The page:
Here’s an example to demonstrate how the air thins out as you get higher; imagine moving your hand through water and golden syrup. If you want to move your hand through both of these liquids at the same speed, you need much more effort to move your hand through the golden syrup than the water. This is the same principle with an aircraft flying at a higher altitude when compared to a lower altitude.
If you found this article of interest, check out our page on How fast do planes fly?
What happens if all the plane’s engines fail in the air?
If all the aircraft’s engines fail, will the plane still fly or will it fall out of the sky?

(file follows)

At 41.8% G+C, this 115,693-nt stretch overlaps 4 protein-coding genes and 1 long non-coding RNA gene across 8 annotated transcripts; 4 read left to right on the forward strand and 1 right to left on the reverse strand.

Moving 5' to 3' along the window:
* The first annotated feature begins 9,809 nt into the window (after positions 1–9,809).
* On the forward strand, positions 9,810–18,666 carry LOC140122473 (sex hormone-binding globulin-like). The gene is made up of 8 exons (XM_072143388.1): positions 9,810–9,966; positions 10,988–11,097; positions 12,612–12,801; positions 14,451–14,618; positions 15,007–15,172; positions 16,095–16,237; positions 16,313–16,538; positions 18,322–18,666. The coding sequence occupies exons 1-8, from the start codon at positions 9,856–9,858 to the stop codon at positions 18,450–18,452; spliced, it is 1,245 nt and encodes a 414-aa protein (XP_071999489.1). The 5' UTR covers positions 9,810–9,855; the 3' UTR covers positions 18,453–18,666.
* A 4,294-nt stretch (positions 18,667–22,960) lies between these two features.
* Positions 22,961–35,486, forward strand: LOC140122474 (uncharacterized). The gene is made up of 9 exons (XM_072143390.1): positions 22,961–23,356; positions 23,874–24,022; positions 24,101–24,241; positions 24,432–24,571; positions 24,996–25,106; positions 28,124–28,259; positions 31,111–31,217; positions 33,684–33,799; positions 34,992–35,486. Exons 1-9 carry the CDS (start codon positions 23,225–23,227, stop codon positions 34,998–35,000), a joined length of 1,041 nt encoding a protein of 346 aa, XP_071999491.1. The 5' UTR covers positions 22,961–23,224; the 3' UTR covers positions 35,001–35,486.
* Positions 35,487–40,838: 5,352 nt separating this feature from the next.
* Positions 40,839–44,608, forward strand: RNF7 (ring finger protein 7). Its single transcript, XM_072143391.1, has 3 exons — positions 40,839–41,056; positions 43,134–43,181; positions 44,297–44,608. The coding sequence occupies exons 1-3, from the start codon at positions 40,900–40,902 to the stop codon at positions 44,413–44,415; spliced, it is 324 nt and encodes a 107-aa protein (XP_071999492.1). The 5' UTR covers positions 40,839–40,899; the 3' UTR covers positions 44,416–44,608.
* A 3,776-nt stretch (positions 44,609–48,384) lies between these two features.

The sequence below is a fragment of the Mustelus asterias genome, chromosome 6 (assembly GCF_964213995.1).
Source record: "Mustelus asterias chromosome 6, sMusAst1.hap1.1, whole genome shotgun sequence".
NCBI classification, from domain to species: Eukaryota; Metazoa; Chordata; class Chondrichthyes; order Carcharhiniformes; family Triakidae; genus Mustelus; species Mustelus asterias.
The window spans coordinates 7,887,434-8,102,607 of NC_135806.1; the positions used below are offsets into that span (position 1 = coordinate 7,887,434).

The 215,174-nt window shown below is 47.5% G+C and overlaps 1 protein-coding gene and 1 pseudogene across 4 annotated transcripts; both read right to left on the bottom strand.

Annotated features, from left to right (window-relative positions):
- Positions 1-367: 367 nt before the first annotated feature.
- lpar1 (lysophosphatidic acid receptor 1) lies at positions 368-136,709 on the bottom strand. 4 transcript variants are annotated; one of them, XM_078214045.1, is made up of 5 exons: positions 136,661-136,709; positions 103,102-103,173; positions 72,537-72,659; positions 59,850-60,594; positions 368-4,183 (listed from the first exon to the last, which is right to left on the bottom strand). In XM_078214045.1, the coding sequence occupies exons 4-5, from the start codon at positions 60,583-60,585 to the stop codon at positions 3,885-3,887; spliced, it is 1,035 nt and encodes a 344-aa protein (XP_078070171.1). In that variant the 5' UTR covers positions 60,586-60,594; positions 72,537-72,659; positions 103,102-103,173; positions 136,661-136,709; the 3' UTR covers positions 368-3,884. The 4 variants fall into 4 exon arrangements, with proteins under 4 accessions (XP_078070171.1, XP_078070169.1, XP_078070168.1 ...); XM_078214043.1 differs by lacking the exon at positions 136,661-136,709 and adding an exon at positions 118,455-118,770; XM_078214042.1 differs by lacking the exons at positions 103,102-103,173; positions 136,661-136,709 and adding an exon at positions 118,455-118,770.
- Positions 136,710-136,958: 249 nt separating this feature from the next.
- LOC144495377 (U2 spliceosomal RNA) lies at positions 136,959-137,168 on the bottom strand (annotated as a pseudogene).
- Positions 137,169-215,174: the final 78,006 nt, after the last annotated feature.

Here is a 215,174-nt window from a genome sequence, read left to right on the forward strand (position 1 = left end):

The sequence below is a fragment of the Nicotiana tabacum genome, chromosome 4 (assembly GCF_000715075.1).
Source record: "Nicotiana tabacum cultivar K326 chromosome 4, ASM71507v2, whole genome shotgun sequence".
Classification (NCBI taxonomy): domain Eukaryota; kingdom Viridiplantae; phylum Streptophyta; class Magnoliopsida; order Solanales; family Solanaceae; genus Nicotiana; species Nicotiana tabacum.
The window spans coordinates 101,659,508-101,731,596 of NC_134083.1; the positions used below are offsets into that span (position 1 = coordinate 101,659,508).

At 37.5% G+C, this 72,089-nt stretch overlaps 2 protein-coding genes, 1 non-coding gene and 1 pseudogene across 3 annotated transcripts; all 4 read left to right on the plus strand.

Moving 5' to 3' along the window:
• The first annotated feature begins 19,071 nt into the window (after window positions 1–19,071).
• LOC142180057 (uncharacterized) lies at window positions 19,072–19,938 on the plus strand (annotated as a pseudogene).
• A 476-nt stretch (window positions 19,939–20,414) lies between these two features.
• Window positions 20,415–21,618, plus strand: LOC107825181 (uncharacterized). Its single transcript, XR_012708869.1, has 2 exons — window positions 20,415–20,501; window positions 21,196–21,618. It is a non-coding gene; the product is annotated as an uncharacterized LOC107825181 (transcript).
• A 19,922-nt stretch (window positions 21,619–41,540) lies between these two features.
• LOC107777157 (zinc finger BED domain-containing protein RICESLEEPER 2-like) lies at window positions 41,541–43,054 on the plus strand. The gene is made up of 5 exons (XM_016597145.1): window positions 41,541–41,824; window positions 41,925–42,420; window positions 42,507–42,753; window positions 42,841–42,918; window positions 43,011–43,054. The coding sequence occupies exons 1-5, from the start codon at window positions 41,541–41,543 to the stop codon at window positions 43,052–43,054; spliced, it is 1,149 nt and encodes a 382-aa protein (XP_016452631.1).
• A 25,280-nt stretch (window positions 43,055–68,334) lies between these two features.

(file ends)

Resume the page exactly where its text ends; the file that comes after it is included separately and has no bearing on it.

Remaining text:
Can a plane fly if all its engines have failed?
An aircraft will glide perfectly well even if all its engines fail. In fact, the chances are that if you’ve flown in a plane, you’ve seen it effectively glide at some point during the descent to land. Aircraft are able to fly through the movement of air passing over the wings and as long as this process continues the aircraft will continue to fly. If both engines fail, the aeroplane is no longer being pushed forwards through thrust, therefore in order to keep the air flowing over the wings, the aircraft must exchange energy through losing altitude in order to maintain forward airspeed. The aircraft doesn’t have to lose altitude particularly rapidly to keep flying and therefore it both engines were to fail a high altitude, the aircraft may have as much as 20 – 30 minutes of airbourne time to find somewhere to land.
How Far Can a Jet Travel with no Engines?